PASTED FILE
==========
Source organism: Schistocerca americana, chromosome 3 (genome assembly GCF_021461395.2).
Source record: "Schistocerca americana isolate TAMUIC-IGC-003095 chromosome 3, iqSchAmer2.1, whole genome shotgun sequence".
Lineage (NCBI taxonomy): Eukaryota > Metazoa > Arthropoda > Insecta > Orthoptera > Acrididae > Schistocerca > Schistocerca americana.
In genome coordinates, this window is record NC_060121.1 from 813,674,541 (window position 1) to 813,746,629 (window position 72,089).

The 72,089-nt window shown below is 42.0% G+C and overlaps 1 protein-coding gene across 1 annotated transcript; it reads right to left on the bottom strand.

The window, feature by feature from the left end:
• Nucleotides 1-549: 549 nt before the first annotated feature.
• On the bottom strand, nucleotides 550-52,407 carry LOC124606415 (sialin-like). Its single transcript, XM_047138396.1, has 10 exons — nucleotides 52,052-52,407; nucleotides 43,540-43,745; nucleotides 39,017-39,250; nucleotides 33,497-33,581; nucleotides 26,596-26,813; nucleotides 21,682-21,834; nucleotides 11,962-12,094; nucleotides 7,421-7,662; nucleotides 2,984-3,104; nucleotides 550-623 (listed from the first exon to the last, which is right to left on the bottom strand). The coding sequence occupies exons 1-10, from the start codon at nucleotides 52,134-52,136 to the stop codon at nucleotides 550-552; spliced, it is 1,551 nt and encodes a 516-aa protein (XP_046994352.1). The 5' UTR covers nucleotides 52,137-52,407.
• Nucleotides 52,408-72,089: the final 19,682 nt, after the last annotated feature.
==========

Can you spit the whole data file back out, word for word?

Source organism: Schistocerca americana, chromosome 3 (genome assembly GCF_021461395.2).
Source record: "Schistocerca americana isolate TAMUIC-IGC-003095 chromosome 3, iqSchAmer2.1, whole genome shotgun sequence".
Lineage (NCBI taxonomy): Eukaryota > Metazoa > Arthropoda > Insecta > Orthoptera > Acrididae > Schistocerca > Schistocerca americana.
In genome coordinates, this window is record NC_060121.1 from 813,674,541 (window position 1) to 813,746,629 (window position 72,089).

The 72,089-nt window shown below is 42.0% G+C and overlaps 1 protein-coding gene across 1 annotated transcript; it reads right to left on the bottom strand.

The window, feature by feature from the left end:
• Nucleotides 1-549: 549 nt before the first annotated feature.
• On the bottom strand, nucleotides 550-52,407 carry LOC124606415 (sialin-like). Its single transcript, XM_047138396.1, has 10 exons — nucleotides 52,052-52,407; nucleotides 43,540-43,745; nucleotides 39,017-39,250; nucleotides 33,497-33,581; nucleotides 26,596-26,813; nucleotides 21,682-21,834; nucleotides 11,962-12,094; nucleotides 7,421-7,662; nucleotides 2,984-3,104; nucleotides 550-623 (listed from the first exon to the last, which is right to left on the bottom strand). The coding sequence occupies exons 1-10, from the start codon at nucleotides 52,134-52,136 to the stop codon at nucleotides 550-552; spliced, it is 1,551 nt and encodes a 516-aa protein (XP_046994352.1). The 5' UTR covers nucleotides 52,137-52,407.
• Nucleotides 52,408-72,089: the final 19,682 nt, after the last annotated feature.